Thursday, October 24, 2019

Clive Bibby: An historic month in Tairawhiti

For what it is worth, the following is my reflection on the last month of iconic events in Tairawhiti that included the tri annual local body elections and the first of the Tuia 250 commemorations.

I have mixed feelings about the results of these proceedings but in the case of the local body elections, accept the results as demonstrably fair.

Perhaps not surprisingly, the outcome of the votes for Council and the Health Board had a predictable ring to them - almost without exception, those candidates with the highest profiles received the most votes. Whether they will be able to deliver on their promises remains to be seen but l wish them the best of luck. They have earned the right to try.

The Tuia 250 commemorations are a different matter entirely, although sadly, just as predictable.

During the last year of the lead up to the event, l repeatedly sought assurances from the organising committee that the stories being promoted to the world would represent a balanced view of our history (colonial or otherwise) including nothing that could be misinterpreted as anything but the unadulterated truth.

l, like the general public, was lead to believe and consequently genuinely hoped that all accounts of events from those distant times would be given equal status in the modern presentations. This we were told was going to be a time for putting the record straight, allowing for justifiable long held grievances concerning mistreatment of ancestors to be acknowledged and re-entered on the timeline of our history in their rightful context.

Most of us with a sense of fair play were encouraged by this affirmation of the organising committee's intent.

Unfortunately, what we got was a deliberate attempt to misrepresent the tragic events of so long ago to the extent that truth became collateral damage of allowing the radical revisionists complete domination of proceedings.

Not only were these partisan warriors allowed free range to say what they liked, even to the extent of telling blatant lies about Cook and his crew but worse - all this claptrap was given the impression of official sanction while knowing that it would do nothing to ensure the future partnerships this community so desperately needs.

In other words, this high-jacking of the events particularly during those organised in Turanganui-a-kiwa can only be seen as a pre-determined act of historical engineering we should all be ashamed of. It should not have happened.

Thankfully, l am not the only one who found this unfortunate rejection of an opportunity to come together in an atmosphere of mutual respect, a tragic outcome.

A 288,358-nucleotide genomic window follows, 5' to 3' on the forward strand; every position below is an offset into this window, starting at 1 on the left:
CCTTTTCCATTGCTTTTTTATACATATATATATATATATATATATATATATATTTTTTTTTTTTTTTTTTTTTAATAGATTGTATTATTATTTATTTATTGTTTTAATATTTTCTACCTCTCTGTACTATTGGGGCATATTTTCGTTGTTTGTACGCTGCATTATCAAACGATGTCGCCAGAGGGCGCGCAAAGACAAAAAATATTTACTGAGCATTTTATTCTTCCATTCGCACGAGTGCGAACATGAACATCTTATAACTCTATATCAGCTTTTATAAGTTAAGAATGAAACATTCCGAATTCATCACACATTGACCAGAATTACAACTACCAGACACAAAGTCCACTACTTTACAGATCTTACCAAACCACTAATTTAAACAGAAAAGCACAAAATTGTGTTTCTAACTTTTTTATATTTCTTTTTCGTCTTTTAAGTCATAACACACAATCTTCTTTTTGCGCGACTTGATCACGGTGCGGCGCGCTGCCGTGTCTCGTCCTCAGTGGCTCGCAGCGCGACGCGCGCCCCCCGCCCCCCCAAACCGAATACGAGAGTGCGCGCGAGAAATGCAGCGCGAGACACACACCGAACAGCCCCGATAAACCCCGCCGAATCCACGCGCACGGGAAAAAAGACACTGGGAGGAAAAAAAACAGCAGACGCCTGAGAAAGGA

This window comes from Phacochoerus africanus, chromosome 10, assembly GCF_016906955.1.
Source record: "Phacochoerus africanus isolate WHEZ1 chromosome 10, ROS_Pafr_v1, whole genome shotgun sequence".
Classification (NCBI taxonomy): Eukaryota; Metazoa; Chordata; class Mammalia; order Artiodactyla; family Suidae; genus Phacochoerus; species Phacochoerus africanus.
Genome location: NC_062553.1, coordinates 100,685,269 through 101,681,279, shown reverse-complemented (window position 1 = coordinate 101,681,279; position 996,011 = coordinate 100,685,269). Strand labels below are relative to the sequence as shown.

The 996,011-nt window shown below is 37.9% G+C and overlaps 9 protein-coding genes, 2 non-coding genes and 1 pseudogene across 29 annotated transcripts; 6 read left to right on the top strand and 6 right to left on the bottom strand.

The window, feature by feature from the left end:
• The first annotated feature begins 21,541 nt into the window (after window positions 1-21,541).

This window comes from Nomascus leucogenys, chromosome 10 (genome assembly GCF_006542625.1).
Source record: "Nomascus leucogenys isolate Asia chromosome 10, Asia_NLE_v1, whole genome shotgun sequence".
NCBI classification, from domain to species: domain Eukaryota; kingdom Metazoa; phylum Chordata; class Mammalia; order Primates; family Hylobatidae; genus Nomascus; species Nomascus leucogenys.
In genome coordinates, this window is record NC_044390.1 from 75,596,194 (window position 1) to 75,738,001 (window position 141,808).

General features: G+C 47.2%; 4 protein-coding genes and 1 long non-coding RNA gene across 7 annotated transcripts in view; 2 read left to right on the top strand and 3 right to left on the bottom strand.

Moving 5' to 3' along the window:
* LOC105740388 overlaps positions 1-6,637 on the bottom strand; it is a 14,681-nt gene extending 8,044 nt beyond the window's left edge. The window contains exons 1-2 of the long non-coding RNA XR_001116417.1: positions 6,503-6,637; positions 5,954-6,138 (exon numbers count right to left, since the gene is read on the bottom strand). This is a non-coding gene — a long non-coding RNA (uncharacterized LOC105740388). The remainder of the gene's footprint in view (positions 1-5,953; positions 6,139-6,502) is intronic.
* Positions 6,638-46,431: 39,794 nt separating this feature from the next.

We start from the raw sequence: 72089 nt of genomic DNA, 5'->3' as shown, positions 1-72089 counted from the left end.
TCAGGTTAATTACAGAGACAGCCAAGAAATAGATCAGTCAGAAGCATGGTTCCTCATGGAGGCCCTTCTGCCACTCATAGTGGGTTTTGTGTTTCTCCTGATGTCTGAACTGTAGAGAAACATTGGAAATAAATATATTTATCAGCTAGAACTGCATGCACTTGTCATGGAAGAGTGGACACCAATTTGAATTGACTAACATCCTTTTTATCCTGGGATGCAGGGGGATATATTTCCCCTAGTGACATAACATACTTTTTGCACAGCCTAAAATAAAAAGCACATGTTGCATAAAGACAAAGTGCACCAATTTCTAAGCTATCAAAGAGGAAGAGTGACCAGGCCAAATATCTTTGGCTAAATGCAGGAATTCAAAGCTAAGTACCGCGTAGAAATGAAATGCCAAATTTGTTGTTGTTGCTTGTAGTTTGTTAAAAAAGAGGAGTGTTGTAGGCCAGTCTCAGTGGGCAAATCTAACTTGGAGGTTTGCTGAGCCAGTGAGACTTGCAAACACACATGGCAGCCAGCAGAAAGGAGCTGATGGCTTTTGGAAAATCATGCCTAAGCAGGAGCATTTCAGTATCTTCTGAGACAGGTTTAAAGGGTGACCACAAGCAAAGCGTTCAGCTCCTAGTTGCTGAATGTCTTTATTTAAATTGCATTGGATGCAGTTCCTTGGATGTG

I note a number of letters to the editor from non Tairawhiti resident readers of the respected Listener magazine who agree almost exclusively that it could have been handled so much better.

It would seem that New Zealanders in general are still able to recognise fraud when it's staring them in the face. Just a pity our local leaders don't appear to share their concerns.

Clive Bibby is a commentator, consultant, farmer and community leader, who lives in Tolaga Bay.


Robert Mann said...

I feel much as Mr Bibby.
Author G Lay has a good letter in the current Lessener, and is to be interviewed on Radio NZ Sun a.m

Here's a latter sent yesterday to the Human Rights Commr email address, which seems to be as directly as one can approach Mr Foon

Meng Foon
Race Relations Commissioner

Dear Sir
I heard you say on RNZ morning report Oct 2 that the first person killed {Te Maro} upon arrival of HMb Endeavour was murdered. Standard accounts of this killing describe self-defence which no reasonable person would call murder. Having been previously mayor of Gisborne for a decade you are presumably familiar with PC scholar A. Salmond (Two Worlds p.125) who suggests Te Maro’s detachment may have been only posturing, but even this biased racist admits the seamen could have had no such idea and were right to think they were imminently to be speared. Salmon does not try on the ‘murder’ lie.
Te Maro led a group of 4 armed warriors who charged a similar number of boys guarding key boats. Warning shots overhead were understandably ignored; only when Te Maro was about to launch a spear at short range was he shot. You deny this was self-defence.
The title Race Relations Conciliator so admirably established by Sir Guy Powles has evidently been superseded. You announce in your Wikipedia entry that racist exclusion from beaches is OK at least for a region where those excluded will be a mere non-Maadi minority. And then within a week after you took up your appointment you broadcast to the nation this mischievous falsehood fanning the flames of the neoracism of the Harawira gang, the Jackson Five, the Nairns, etc.

You have amply shown yourself unfit, and should therefore resign the position which you have already betrayed.

Yours truly

L R B Mann

Anonymous said...

The propaganda, activism and deficit of quality journalism around the Tuia 250 commemorations have been an insult to the people of New Zealand (past and present). Our PM also lost further credibility by making herself scarce when the Endeavour arrived at Gisborne.